With so many prestigious service awards, the Unknown Soldiers of the world are the most decorated people around. And all of their awards were awarded after death.
6. William Horning (1904-1959)
William Horning was the art director for Gigi.
William Horning is the only person to win two consecutive, posthumous Academy Awards. In 1959, he won for the first time for his work as the art director of Gigi, the film that went on to win best picture. That award came just over one month after Horning’s death. The following year, Horning received another two Oscar nominations, one for his work on North by Northwest, and another for art direction with Ben Hur. Horning won with Ben Hur, and become the first person to ever receive two Oscars after death.
5. William Vickrey (1914-1996)
Canadian professor William Vickrey is one of three people to have been presented a Nobel Prize after death, and the only person to achieve such a thing since the committee’s rules about posthumous awards were made stricter after 1974. The committees selecting Nobel Prize winners are careful to recognize only living contributors to world economics, physics, chemistry, literature, and peace, a policy which has drawn much criticism over the years. The no-posthumous rules have prevented some deserving people, like Mahatma Ghandi, from ever receiving an award.
Since awards were first presented in 1901, only living people have even been considered; deceased nominees were disqualified automatically. It used to be that people who died after they were nominated could win the award, which happened in two instances. But in 1974, the Nobel committee changed the rules. Now, recipients not only have to be living upon nomination, but they must also remain alive when the award is announced. William Vickrey was alive when he was announced as the winner of the economics award in October of 1996, but he died just three days later. Accordingly, he wasn’t living when the award was presented that December. He is the only posthumous award winner since the rules tightened.
4. Sean Taylor (1983-2007)
Washington Redskin’s safety Sean Taylor was the first football player to be selected posthumously for the National Football League’s Pro Bowl, and honor which was presented to him in 2007. Taylor was murdered in his Miami home of November 27, 2007 at just 24 years old. An armed intruder shot Taylor in the leg while he was sleeping. Although he was rushed to the hospital, the wound in Taylor’s femoral artery proved to be too much. He died, prompting an onslaught of sympathy and outrage from his fellow athletes and many fans.
Taylor was awarded with his second Pro Bowl berth less than a month after his death. His posthumous selection was the first time any American athlete in any sport had been nominated to an all-star team after death since hockey player Pelle Lindbergh did so in 1986.
3. Heath Ledger (1979-2008)
No list of after-death award recipients would be complete without Heath Ledger. Ledger made headlines when he won the Academy Award for Best Supporting Actor at the 2009 ceremony. He was only the second person in history to win a posthumous Oscar for acting, joining fellow Australian actor Robert Finch.
Ledger died in January of 2008, shortly after he finished filming for The Dark Knight, in which he played the Joker. The film wasn’t released until summer, and wasn’t nominated for the Academy Awards until the next year. The early release of the movie and Ledger’s untimely death led many to believe he would be passed over for the prize, but they were proven wrong.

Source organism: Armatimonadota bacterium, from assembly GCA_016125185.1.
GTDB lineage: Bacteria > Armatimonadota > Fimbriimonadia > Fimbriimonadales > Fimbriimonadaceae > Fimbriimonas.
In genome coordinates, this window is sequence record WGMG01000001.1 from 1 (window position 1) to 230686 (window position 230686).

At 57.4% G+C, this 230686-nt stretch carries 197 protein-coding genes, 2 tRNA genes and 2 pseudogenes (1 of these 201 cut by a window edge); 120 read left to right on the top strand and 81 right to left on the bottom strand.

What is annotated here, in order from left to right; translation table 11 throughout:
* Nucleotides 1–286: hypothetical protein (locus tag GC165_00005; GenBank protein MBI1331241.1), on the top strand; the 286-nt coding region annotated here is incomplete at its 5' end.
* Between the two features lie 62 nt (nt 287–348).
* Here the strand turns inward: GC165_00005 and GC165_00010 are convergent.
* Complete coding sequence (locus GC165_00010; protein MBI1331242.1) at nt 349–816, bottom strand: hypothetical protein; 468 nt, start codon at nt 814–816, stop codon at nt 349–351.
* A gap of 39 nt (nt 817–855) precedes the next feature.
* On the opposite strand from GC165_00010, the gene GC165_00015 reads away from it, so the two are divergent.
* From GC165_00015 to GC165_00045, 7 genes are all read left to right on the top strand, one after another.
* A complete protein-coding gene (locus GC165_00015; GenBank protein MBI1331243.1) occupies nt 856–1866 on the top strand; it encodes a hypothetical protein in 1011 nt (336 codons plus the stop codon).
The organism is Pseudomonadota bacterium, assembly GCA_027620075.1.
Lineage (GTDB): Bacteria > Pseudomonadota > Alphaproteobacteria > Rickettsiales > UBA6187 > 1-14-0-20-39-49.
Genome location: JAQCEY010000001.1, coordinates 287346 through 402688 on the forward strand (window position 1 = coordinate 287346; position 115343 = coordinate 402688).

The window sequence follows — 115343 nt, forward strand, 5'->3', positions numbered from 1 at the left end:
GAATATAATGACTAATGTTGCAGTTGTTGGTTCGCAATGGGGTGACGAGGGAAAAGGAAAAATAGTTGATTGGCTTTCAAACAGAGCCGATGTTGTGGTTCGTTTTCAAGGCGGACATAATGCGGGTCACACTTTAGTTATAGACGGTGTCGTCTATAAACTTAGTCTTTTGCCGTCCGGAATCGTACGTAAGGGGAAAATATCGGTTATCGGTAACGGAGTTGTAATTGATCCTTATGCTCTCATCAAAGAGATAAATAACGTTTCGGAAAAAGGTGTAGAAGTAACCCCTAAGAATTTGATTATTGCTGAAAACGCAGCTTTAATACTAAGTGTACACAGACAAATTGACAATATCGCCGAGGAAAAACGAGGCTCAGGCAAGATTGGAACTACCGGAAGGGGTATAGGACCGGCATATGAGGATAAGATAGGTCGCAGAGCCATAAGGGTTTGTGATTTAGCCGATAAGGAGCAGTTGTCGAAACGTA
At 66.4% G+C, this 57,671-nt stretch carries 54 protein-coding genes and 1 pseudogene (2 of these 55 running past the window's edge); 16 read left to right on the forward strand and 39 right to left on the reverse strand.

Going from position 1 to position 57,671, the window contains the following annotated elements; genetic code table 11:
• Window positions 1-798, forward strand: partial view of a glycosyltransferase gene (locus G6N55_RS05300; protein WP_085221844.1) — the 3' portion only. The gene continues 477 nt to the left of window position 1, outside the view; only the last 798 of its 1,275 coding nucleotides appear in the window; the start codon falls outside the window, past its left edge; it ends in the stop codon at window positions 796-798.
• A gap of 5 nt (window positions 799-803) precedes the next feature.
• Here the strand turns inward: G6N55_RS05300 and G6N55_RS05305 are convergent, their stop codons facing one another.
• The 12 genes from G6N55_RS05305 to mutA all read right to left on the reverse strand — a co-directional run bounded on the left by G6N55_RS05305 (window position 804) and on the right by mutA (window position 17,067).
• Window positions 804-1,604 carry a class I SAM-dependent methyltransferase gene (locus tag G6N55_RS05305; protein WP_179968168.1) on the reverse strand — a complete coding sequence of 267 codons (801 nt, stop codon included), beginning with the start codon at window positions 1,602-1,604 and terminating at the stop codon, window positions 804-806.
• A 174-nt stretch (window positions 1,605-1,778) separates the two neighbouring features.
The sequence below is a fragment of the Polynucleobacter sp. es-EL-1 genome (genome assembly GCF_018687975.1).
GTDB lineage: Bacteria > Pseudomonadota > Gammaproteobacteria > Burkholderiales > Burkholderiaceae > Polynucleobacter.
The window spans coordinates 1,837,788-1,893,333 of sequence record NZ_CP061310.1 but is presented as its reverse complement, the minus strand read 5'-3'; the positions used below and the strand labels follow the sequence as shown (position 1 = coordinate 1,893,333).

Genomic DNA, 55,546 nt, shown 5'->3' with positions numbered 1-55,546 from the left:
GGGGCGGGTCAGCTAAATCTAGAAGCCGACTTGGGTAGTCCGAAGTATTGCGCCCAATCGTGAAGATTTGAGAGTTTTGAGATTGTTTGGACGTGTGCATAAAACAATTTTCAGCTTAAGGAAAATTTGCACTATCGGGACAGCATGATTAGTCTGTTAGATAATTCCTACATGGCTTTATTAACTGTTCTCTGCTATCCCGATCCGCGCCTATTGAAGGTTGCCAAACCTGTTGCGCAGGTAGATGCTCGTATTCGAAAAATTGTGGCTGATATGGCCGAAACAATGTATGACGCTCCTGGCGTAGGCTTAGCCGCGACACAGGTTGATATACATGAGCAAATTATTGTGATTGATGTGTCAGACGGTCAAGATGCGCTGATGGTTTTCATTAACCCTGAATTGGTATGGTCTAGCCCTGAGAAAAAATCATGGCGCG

Ledger’s captivating performance earned him several other posthumous awards, including a 2008 Los Angeles Film Critics Circle Award, a 2009 Golden Globe Award, a British Academy of Film and Television Arts (BAFTA) Award, and a Best Actor International Award from the Australian Film Institute, which was the first posthumous award given by that group. Because of his Oscar win and many other posthumous awards, Ledger has been one of the most lauded actors ever.
2. George Carlin (1937-2008)
George Carlin was the first person to ever be awarded the Mark Twain Prize for American Humor after death. The prize is the most prestigious for comedy in the United States, presented annually by The Kennedy Center for the Performing Arts in Washington, D.C. The Mark Twain Prize honors comedians who have made a significant contribution to the field, and winners are honored by their peers in a long ceremony the night they receive the award.
Carlin died just four days after the Kennedy Center announced he would win the 2008 prize, in June of 2008. At first, the Kennedy Center didn’t know whether to proceed with the ceremony. But after taking to Carlin’s family, they decided to go ahead. There were no major changes to the presentation format, except that Carlin’s family received the award in his place.
1. John Kennedy Toole (1937-1969)
John Kennedy Toole received major acclaim, including the Pulitzer Prize, for his novel, A Confederacy of Dunces. Toole’s abysmal reception during his lifetime is part of what drove him to commit suicide. He had submitted the manuscript of his novel to Simon and Schuster, but it was rejected when the publishers commented that it was pointless.
Toole spent much of his life in New Orleans, living with his overbearing, overprotective mother, Thelma. He left the city to pursue his studies, but was ultimately drafted and returned home after his military service. Toole battled with depression all his life, a disorder that was compounded by the unfavorable reception of his writing. He left home and committed suicide in 1969.
Ten years after Toole’s death, his mother encouraged writer Walker Percy to look over the manuscript of Dunces. Percy loved the book and helped get it published. The novel was a huge success, and Toole was posthumously awarded the Pulitzer Prize for Fiction in 1981. Since then, Dunces has been translated into 18 languages and sold more than 1.5 million copies. Toole’s book continues to be popular to this day. For his huge success after death, he tops the list of winners of posthumous awards.